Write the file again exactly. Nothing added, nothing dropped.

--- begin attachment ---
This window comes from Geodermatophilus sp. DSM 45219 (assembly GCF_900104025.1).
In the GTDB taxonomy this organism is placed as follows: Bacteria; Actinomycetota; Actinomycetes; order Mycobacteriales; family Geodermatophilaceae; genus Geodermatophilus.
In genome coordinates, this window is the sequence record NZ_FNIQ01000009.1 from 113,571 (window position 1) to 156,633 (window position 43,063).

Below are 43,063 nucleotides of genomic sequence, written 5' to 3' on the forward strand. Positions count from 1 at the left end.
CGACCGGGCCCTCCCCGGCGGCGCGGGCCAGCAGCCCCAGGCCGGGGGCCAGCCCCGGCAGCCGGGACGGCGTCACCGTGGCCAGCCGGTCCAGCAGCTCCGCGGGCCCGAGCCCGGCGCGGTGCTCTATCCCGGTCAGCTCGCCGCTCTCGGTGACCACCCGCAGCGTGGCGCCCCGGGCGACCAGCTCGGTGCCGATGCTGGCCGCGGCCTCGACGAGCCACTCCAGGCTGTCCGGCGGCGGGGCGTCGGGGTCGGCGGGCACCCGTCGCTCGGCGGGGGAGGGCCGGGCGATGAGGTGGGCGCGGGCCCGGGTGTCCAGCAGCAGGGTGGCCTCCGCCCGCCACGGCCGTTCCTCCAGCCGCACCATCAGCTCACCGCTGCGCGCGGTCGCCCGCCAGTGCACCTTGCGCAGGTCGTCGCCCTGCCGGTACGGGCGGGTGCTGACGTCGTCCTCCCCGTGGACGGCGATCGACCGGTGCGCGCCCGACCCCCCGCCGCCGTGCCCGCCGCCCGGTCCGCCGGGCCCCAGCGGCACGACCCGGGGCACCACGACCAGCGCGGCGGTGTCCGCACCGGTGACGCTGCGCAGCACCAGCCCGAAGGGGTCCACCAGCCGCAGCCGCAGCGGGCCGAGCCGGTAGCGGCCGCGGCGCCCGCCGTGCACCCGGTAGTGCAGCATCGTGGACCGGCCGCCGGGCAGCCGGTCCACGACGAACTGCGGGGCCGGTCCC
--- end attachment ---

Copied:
This window comes from Geodermatophilus sp. DSM 45219 (assembly GCF_900104025.1).
In the GTDB taxonomy this organism is placed as follows: Bacteria; Actinomycetota; Actinomycetes; order Mycobacteriales; family Geodermatophilaceae; genus Geodermatophilus.
In genome coordinates, this window is the sequence record NZ_FNIQ01000009.1 from 113,571 (window position 1) to 156,633 (window position 43,063).

Below are 43,063 nucleotides of genomic sequence, written 5' to 3' on the forward strand. Positions count from 1 at the left end.
CGACCGGGCCCTCCCCGGCGGCGCGGGCCAGCAGCCCCAGGCCGGGGGCCAGCCCCGGCAGCCGGGACGGCGTCACCGTGGCCAGCCGGTCCAGCAGCTCCGCGGGCCCGAGCCCGGCGCGGTGCTCTATCCCGGTCAGCTCGCCGCTCTCGGTGACCACCCGCAGCGTGGCGCCCCGGGCGACCAGCTCGGTGCCGATGCTGGCCGCGGCCTCGACGAGCCACTCCAGGCTGTCCGGCGGCGGGGCGTCGGGGTCGGCGGGCACCCGTCGCTCGGCGGGGGAGGGCCGGGCGATGAGGTGGGCGCGGGCCCGGGTGTCCAGCAGCAGGGTGGCCTCCGCCCGCCACGGCCGTTCCTCCAGCCGCACCATCAGCTCACCGCTGCGCGCGGTCGCCCGCCAGTGCACCTTGCGCAGGTCGTCGCCCTGCCGGTACGGGCGGGTGCTGACGTCGTCCTCCCCGTGGACGGCGATCGACCGGTGCGCGCCCGACCCCCCGCCGCCGTGCCCGCCGCCCGGTCCGCCGGGCCCCAGCGGCACGACCCGGGGCACCACGACCAGCGCGGCGGTGTCCGCACCGGTGACGCTGCGCAGCACCAGCCCGAAGGGGTCCACCAGCCGCAGCCGCAGCGGGCCGAGCCGGTAGCGGCCGCGGCGCCCGCCGTGCACCCGGTAGTGCAGCATCGTGGACCGGCCGCCGGGCAGCCGGTCCACGACGAACTGCGGGGCCGGTCCC